“We have got Fitz-Albini; my father has bought it against my private wishes, for it does not quite satisfy my feelings that we should purchase the only one of Egerton’s works of which his family are ashamed.“ So wrote Jane Austen to Cassandra in late 1798. Despite her reservations, she did add that, “That these scruples, however, do not at all interfere with my reading it, you will easily believe.” Austen goes on to write that she is less disappointed in the work than her father because “I expected nothing better” and writes several more lines about her reservations regarding the work
So what is this minor work that is an affront to the “private wishes” and “feelings” of young (just shy of age 23) Jane Austen, but which she will read nonetheless?
Arthur Fitz-Albini(1798) is the title character of a novel by Samuel Egerton Brydges (later Sir Samuel; he was made a baronet in 1814), genealogist, editor, bibliophile, poet and novelist. It can be inferred from biographical information, that Egerton Brydges was a person whose ambition exceeded his abilities – not that his abilities were negligible, but his conduct suggested an inflated sense of worth. At the time of Arthur Fitz-Albini’s publication, Egerton Brydges was in the thick of a costly thirteen-year legal battle to claim a barony. His claim was eventually rejected, and it was strongly suggested, even in the obituary published in The Gentleman’s Magazine, that he had “tampered…with the documentary evidence” to support his “favorite illusion”.
Though Arthur Fitz-Albini was published when Egerton Brydges was a mature thirty-six, it was less a novel than a thinly-disguised and somewhat intemperate airing of his real, or perceived, disenchantments, grievances and injuries by way of his title character/alter ego. Young Arthur’s ambition is to seek out “the few, whose penetration and freedom from envy enabled them to appreciate [his] character”, a character that Egerton Brydges describes as having the eloquence of a senator, the independence of a country gentleman, and the spirit but not the tyranny of a feudal chief. Arthur’s parliamentary ambitions are thwarted by his father, and his refined sensibilities are offended in equal measure by the vanities of Londoners and the ignorance of country-folk. There are flashes of insight, if not self-diagnosis in the author’s description of Arthur/himself. He describes “an inequality of temper and mind” and displays of “indignation and haughtiness…which seem by fits to possess him.”
What we now know about certain forms of mental and emotional illness would make an interesting diagnosis of the author. Egerton Brydges approached his education with an attitude that fluctuated between intense focus and indifference, he studied law without having any apparent enthusiasm for it. From his first marriage, at age 24, he lived in the country, then in town, then purchased a country estate into which he poured thousands of pounds. Following a second marriage, he secured a seat in Parliament for six years, and afterward left England, eventually settling in Geneva. In the foreword to the reprint of his 1819 novel, Sir Ralph Willoughby: An Historical Tale of the Sixteenth Century, it is noted that the author lived his last years in virtual seclusion and “…has scarcely quitted his bed” and “During the latter part of his life, he never shaved and his white beard and hair gave him a most venerable and patriarchal appearance” to go with the manners described as “eccentric”. This brief biographical note is followed by the author’s fifteen-page introduction that fluctuates from high-flown to humble.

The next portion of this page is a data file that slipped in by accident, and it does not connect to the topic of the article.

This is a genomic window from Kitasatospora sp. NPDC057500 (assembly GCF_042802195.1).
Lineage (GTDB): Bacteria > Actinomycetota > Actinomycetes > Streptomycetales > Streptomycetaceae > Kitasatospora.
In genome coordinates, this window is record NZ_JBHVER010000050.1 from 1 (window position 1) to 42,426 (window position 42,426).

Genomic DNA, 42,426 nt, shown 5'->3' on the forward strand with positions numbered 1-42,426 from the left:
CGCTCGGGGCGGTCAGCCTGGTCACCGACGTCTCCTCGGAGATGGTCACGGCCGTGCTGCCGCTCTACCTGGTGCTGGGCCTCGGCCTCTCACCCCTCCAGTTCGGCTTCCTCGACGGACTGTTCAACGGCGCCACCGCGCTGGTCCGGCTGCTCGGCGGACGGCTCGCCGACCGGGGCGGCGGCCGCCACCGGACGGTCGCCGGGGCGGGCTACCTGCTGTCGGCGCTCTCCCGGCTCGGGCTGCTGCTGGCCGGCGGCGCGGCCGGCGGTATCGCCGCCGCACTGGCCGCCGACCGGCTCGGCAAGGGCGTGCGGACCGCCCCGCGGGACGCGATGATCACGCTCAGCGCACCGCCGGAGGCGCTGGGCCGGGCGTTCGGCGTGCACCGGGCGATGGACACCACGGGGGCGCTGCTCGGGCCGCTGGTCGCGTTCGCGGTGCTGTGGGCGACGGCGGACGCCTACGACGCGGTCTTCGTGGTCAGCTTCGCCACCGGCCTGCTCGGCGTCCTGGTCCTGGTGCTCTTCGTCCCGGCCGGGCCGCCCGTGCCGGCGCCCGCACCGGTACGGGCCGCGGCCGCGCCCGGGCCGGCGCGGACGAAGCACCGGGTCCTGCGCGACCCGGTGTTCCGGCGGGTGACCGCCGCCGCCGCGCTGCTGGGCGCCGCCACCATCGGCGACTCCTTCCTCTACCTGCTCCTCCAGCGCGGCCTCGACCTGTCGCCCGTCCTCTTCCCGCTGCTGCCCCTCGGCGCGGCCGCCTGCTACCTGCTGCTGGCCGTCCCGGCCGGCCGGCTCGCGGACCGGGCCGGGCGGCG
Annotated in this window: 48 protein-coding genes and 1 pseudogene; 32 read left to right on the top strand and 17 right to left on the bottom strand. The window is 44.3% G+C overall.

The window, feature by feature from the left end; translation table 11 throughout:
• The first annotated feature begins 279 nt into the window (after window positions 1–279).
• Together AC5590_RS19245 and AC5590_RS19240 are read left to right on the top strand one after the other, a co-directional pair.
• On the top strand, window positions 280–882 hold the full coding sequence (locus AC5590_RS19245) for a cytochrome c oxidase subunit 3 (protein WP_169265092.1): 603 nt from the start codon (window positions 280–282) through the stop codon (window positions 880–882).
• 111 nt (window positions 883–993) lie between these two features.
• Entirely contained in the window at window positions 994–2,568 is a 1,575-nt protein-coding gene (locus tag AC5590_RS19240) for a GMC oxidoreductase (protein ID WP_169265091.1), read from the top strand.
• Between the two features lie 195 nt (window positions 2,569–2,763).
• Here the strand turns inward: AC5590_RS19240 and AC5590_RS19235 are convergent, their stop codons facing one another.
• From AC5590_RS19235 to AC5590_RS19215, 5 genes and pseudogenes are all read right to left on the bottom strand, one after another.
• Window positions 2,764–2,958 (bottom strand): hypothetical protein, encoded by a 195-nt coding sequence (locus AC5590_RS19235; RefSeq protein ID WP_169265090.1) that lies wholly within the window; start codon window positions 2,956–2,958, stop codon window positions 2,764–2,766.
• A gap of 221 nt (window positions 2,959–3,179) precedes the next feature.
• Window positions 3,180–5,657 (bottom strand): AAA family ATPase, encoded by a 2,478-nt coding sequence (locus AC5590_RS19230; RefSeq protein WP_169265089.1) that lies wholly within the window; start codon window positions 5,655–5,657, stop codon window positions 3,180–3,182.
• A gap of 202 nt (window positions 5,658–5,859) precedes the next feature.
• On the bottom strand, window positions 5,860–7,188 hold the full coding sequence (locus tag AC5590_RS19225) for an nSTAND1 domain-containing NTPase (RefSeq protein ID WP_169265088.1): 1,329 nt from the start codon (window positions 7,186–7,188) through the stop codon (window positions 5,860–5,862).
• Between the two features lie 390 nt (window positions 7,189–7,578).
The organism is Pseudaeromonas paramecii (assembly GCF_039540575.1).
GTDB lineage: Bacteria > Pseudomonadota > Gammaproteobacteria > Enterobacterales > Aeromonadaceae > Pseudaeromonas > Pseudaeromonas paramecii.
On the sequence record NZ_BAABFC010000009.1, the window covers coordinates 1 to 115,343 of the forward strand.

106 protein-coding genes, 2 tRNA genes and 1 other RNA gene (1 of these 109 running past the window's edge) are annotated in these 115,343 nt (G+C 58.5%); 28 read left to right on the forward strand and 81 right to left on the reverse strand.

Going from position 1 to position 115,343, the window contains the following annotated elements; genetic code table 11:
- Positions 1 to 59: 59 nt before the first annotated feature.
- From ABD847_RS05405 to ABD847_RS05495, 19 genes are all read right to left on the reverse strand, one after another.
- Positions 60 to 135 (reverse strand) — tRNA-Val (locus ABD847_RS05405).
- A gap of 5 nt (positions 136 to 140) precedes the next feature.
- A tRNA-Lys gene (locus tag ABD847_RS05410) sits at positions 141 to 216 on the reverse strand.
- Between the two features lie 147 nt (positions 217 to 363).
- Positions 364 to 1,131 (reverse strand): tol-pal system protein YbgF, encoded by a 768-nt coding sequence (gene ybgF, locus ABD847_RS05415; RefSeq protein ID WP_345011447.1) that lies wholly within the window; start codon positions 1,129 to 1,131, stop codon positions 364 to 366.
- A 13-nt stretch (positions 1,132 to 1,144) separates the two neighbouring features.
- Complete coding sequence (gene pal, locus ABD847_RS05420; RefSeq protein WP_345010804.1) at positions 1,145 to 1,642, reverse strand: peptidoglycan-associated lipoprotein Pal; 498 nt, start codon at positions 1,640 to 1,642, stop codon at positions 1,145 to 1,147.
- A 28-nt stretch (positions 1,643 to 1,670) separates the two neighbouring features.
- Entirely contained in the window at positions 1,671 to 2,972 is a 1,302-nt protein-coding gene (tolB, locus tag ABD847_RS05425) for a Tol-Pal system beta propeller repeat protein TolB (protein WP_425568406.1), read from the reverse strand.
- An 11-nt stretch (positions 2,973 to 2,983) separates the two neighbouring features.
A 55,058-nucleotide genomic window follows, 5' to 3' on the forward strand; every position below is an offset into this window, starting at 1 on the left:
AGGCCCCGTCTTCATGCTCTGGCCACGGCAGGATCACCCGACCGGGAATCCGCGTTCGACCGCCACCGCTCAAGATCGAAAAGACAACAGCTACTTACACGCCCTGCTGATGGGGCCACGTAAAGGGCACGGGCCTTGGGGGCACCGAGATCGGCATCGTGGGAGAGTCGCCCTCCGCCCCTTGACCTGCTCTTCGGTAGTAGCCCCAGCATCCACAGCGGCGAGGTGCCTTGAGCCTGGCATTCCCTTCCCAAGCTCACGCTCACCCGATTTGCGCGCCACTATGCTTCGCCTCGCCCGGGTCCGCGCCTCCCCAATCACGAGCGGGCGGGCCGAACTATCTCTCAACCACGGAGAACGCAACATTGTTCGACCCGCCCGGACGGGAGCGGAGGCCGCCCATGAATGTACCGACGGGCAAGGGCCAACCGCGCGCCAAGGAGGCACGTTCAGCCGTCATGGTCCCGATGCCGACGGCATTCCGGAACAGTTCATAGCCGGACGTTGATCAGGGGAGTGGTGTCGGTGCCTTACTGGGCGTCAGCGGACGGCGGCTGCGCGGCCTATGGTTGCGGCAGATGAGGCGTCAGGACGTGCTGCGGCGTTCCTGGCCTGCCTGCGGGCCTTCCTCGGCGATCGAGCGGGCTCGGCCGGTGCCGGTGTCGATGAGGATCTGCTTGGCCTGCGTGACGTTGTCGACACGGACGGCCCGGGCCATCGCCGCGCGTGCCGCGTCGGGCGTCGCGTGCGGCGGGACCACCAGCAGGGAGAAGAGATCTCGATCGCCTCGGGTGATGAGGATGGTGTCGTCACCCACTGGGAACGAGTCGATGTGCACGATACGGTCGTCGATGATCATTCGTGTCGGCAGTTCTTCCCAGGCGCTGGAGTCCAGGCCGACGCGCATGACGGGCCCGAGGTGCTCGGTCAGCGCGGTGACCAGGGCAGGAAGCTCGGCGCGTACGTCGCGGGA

What is it about Fitz-Albini that set off Jane Austen to such a degree? She writes of the novel’s “many characters” and “very little story…told in a strange, unconnected way”; yet, it is hard to believe that Austen, who enjoyed novels such as the burlesque The Heroine, or the convoluted Margiana, or Widdrington Tower would object to a number of characters or a meandering plot. Her sense of his family’s shame, with such thinly disguised characters that Austen could recognize some of them (“We have not been able to recognize any of them hitherto – i.e., so far – except Dr. and Mrs. Hay and Mr. Oxenden”) was so off-putting that she refers to the author as ”Egerton”, omitting the “Brydges” that was the maiden name of her much-admired neighbor and confidante Anne Lefroy.
It is possible that Austen’s feelings had another source of dissatisfaction. Mrs. Lefroy was the aunt (by marriage) of Tom Lefroy, and despite the two years that had elapsed since Jane’s flirtation with Tom when he visited his relations, she has not forgotten him. Only a week before the Fitz-Albini letter, Jane had written to Cassandra of a visit from Mrs. Lefroy, and her (Jane’s) attempts to get her father and brother out of the way in the hope that Mrs. Lefroy might confide something of Tom. But “…of her nephew, she said nothing at all” until Jane’s father enquired about him. Perhaps Austen’s dormant “private wishes” had been stirred up by the portrait of the young, ambitious Fitz-Albini. Perhaps, unlike Mr. Collins, Jane cannot “reflect with augmented satisfaction” upon the proposal which never materialized, and an acceptance that might have involved her in the Brydges/Lefroy “sorrow and disgrace” incurred by Egerton Brydges’ fictionalized tell-all.